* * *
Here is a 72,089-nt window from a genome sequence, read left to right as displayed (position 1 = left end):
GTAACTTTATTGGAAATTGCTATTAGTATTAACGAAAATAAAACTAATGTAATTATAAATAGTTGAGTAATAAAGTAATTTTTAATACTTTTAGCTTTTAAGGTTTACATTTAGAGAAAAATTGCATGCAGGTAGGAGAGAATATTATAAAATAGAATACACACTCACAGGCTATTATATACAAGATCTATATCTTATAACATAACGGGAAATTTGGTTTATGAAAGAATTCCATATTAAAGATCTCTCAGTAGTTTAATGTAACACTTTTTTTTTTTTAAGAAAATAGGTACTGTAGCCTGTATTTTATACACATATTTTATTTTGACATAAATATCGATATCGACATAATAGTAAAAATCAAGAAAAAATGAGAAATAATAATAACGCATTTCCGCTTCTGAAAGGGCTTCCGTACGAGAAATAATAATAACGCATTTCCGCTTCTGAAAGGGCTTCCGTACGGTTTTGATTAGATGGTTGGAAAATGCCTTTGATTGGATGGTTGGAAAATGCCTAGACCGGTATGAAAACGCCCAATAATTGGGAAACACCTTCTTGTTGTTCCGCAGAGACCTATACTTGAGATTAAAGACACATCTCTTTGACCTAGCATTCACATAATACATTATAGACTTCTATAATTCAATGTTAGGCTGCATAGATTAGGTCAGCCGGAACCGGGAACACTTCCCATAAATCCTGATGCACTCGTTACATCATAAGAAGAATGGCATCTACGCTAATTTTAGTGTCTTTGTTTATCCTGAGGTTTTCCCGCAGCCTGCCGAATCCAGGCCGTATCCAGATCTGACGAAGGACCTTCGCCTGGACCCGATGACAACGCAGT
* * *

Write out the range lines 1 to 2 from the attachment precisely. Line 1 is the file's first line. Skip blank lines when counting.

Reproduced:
Here is a 72,089-nt window from a genome sequence, read left to right as displayed (position 1 = left end):
GTAACTTTATTGGAAATTGCTATTAGTATTAACGAAAATAAAACTAATGTAATTATAAATAGTTGAGTAATAAAGTAATTTTTAATACTTTTAGCTTTTAAGGTTTACATTTAGAGAAAAATTGCATGCAGGTAGGAGAGAATATTATAAAATAGAATACACACTCACAGGCTATTATATACAAGATCTATATCTTATAACATAACGGGAAATTTGGTTTATGAAAGAATTCCATATTAAAGATCTCTCAGTAGTTTAATGTAACACTTTTTTTTTTTTAAGAAAATAGGTACTGTAGCCTGTATTTTATACACATATTTTATTTTGACATAAATATCGATATCGACATAATAGTAAAAATCAAGAAAAAATGAGAAATAATAATAACGCATTTCCGCTTCTGAAAGGGCTTCCGTACGAGAAATAATAATAACGCATTTCCGCTTCTGAAAGGGCTTCCGTACGGTTTTGATTAGATGGTTGGAAAATGCCTTTGATTGGATGGTTGGAAAATGCCTAGACCGGTATGAAAACGCCCAATAATTGGGAAACACCTTCTTGTTGTTCCGCAGAGACCTATACTTGAGATTAAAGACACATCTCTTTGACCTAGCATTCACATAATACATTATAGACTTCTATAATTCAATGTTAGGCTGCATAGATTAGGTCAGCCGGAACCGGGAACACTTCCCATAAATCCTGATGCACTCGTTACATCATAAGAAGAATGGCATCTACGCTAATTTTAGTGTCTTTGTTTATCCTGAGGTTTTCCCGCAGCCTGCCGAATCCAGGCCGTATCCAGATCTGACGAAGGACCTTCGCCTGGACCCGATGACAACGCAGT